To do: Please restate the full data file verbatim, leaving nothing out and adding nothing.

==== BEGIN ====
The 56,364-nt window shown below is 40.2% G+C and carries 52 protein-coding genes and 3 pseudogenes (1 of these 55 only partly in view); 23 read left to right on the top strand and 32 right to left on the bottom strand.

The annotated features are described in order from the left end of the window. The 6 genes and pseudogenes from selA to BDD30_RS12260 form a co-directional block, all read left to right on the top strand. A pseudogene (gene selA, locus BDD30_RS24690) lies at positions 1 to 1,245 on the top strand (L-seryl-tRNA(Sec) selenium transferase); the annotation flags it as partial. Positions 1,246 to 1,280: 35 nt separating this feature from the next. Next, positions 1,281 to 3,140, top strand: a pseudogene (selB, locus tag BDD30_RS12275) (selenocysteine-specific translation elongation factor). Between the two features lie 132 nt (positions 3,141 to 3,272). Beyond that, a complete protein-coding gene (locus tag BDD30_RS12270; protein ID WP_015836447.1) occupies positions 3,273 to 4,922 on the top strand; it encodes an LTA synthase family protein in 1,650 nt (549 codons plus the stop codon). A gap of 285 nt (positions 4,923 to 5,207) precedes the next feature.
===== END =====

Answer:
The 56,364-nt window shown below is 40.2% G+C and carries 52 protein-coding genes and 3 pseudogenes (1 of these 55 only partly in view); 23 read left to right on the top strand and 32 right to left on the bottom strand.

The annotated features are described in order from the left end of the window. The 6 genes and pseudogenes from selA to BDD30_RS12260 form a co-directional block, all read left to right on the top strand. A pseudogene (gene selA, locus BDD30_RS24690) lies at positions 1 to 1,245 on the top strand (L-seryl-tRNA(Sec) selenium transferase); the annotation flags it as partial. Positions 1,246 to 1,280: 35 nt separating this feature from the next. Next, positions 1,281 to 3,140, top strand: a pseudogene (selB, locus tag BDD30_RS12275) (selenocysteine-specific translation elongation factor). Between the two features lie 132 nt (positions 3,141 to 3,272). Beyond that, a complete protein-coding gene (locus tag BDD30_RS12270; protein ID WP_015836447.1) occupies positions 3,273 to 4,922 on the top strand; it encodes an LTA synthase family protein in 1,650 nt (549 codons plus the stop codon). A gap of 285 nt (positions 4,923 to 5,207) precedes the next feature.